Friday, January 9, 2009

CES: Vizio Visit

I was fortunate to spent an hour with Ken Lowe, one of Vizio's co-founders. Like so many companies this year, Vizio isn't on the show floor, but has taken a ballroom at Wynn.

As you'd expect, I saw a lot of TVs. LCD, plasma, high-end, mid-range, value, 120 Hz, 240 Hz, big, small, and in-between.

Of the two dozen or so models they were showing, I coveted three. One is a prototype/proof-of-concept device that I referred to as the BFI--big (friggin') iPod. Seriously...take an iPod, blow it up to TV size, and stick it on a pole. I didn't think to ask, but I believe it was a 47". And it looked WAAAY cool. Of course, it didn't have a touch-screen...that'd be a little counter-productive. Fingerprints on a TV aren't a very good idea.

The second was a 240 Hz LCD, which showed zero blurring motion. The demo didn't necessarily make me covet a Vizio TV, but as with every 240 Hz demo I've seen, I came away favorably impressed.

The third was a 55" LCD in their XVT line, which I'm seriously considering as my next TV. Blacks still aren't *truly* black; forthcoming XVT models using hundreds of local dimming regions will get to true black, but it'll be a few months before that's available. Despite that, the 55" panel has an MSRP of $1999, meaning you can pick it up for less than that at your local warehouse store. I expect to see aggressive price offerings from all TV manufacturers and retailers across the board in the next couple of weeks leading up to the Super Bowl, so you might want to keep your eyes pealed.

All that said, the Vizio device that I covet most (and WILL be buying) isn't a TV. It's a sound bar. Vizio announced a (IIRC) $349 sound bar last summer, whose shipping is imminent. When you consider that as of last summer, a lot of folks considered the $1000+ Yamaha sound bar to be state-of-the-art, a price point of less than half that makes a lot of folks stand up and take notice. The price point alone is compelling, but it's the capability that I find so cool--the sound bar delivers the 5 channels via the stylish bar placed below the TV, but the fact that the subwoofer (the .1 part of 5.1 sound) is wireless seals the deal. This isn't crap wireless, either--this is high-quality wireless audio delivered using award-winning silicon. The flexibility of combining a sound bar and a wireless sub is exactly what I need in our home, since pulling wires to do a proper 5.1 install is difficult and pricey. True audiophiles typically consider sound bars to be heresy, but this is the best option I've found for our home.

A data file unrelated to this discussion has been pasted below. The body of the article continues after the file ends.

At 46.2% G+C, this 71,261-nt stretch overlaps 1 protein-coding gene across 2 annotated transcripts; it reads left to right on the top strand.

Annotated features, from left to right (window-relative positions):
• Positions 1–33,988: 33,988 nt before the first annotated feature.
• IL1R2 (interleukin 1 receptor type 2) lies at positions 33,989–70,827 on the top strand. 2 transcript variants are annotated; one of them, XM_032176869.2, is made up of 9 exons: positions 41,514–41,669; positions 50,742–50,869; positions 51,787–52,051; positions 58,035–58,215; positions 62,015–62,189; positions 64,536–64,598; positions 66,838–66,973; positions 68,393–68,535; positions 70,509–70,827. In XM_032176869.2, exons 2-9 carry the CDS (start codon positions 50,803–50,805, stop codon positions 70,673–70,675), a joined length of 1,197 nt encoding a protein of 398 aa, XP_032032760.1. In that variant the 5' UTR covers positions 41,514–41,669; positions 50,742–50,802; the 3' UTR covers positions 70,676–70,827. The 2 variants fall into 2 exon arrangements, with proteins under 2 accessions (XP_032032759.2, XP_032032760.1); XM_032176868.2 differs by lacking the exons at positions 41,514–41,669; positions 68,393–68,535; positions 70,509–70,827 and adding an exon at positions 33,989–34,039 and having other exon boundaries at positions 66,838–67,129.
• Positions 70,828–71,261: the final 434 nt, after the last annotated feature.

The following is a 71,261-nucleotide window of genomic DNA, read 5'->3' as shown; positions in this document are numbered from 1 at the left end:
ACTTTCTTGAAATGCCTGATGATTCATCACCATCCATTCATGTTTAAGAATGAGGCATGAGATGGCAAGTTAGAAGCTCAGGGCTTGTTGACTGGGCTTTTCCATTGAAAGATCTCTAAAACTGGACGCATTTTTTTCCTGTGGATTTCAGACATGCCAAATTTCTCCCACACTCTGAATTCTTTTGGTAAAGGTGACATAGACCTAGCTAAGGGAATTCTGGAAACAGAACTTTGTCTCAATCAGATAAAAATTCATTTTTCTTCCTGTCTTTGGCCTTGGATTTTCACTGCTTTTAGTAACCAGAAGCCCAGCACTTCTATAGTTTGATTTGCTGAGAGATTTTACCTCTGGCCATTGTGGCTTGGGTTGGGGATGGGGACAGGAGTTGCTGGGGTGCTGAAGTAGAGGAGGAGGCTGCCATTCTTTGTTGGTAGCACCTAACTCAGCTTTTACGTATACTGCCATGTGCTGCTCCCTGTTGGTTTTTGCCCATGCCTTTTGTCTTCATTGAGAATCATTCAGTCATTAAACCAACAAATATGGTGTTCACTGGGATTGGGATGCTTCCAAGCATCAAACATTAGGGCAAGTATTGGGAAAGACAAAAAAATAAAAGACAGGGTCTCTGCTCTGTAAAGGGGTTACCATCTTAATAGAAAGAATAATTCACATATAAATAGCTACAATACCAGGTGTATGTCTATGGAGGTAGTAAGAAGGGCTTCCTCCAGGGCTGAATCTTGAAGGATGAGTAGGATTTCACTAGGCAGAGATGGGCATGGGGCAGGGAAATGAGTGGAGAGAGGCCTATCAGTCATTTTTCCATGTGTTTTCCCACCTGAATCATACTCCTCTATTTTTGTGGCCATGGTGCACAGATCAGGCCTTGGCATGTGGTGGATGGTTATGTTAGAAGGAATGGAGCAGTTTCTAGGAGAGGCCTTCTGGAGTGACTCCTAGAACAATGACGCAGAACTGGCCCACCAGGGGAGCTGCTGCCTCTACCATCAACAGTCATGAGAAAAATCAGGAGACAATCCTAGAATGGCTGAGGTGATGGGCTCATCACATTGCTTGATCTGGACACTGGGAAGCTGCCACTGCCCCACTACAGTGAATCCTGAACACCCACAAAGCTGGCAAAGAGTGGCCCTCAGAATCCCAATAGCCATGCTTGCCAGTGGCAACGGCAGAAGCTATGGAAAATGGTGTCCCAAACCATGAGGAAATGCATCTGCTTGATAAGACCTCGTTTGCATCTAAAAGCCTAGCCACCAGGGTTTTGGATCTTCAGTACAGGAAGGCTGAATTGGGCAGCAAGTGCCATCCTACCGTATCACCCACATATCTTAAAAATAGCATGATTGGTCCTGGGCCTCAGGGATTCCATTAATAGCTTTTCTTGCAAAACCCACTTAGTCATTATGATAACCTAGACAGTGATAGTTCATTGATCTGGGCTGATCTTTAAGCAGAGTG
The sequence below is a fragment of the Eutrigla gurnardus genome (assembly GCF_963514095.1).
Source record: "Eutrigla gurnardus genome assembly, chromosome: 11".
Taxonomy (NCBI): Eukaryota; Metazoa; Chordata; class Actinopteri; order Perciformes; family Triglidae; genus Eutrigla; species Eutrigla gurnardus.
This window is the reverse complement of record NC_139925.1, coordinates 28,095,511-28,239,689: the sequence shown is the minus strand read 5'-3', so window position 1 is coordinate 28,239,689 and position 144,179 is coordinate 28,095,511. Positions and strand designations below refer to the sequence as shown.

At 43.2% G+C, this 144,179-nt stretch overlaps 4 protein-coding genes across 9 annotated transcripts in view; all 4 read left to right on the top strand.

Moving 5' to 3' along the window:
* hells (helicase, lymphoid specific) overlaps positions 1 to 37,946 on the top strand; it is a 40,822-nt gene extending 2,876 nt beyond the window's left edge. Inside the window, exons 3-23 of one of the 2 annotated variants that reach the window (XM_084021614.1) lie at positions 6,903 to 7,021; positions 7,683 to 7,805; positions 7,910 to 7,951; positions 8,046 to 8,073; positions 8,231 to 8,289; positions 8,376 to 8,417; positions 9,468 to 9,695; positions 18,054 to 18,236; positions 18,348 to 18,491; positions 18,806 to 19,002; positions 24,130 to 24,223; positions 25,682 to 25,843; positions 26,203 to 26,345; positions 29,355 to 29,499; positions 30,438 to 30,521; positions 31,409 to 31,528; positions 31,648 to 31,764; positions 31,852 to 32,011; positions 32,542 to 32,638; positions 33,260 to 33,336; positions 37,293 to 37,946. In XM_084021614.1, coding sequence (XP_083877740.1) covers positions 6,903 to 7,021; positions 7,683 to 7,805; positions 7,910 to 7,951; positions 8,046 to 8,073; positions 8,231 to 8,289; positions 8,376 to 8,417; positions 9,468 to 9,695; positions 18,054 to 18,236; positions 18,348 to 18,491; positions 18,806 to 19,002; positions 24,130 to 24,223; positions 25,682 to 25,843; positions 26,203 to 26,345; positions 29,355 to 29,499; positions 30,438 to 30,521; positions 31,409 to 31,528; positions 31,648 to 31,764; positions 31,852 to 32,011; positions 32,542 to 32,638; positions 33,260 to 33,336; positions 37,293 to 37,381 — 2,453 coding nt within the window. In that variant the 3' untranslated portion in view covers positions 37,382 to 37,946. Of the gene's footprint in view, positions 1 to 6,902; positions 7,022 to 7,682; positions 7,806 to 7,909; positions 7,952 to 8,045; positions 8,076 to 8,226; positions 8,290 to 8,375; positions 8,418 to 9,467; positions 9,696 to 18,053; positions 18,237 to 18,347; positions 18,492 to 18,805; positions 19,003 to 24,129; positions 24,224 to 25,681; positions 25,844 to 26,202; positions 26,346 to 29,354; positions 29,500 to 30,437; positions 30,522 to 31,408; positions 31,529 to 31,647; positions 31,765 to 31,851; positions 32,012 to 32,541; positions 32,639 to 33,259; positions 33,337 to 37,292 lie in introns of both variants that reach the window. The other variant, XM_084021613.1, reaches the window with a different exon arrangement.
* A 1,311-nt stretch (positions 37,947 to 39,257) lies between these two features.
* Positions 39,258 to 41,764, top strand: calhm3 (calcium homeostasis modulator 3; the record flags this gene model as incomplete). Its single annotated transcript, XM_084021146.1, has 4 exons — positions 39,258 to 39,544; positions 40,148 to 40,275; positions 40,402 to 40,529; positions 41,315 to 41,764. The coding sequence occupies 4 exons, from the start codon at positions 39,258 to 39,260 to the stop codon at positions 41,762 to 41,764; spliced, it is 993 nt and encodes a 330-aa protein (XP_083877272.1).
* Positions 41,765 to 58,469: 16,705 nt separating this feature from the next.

Vizio's done an awesome job of working their way up the value chain over the past couple of years. I think that a lot of the marquee names in TV have been napping while Vizio has somewhat stealthily made themselves into not just a company providing value-priced TVs, but one providing high-quality TVs at great price points. No, you won't confuse a Vizio TV with a Pioneer Elite TV, but you won't pay nearly as much, either. In today's economy, Vizio's looking better than factor isn't the most important factor for success. The mix of a wide range of choices, at a quality/price-point combo that's considered sufficient for each buying demographic, should lead to further success for Vizio for years to come.

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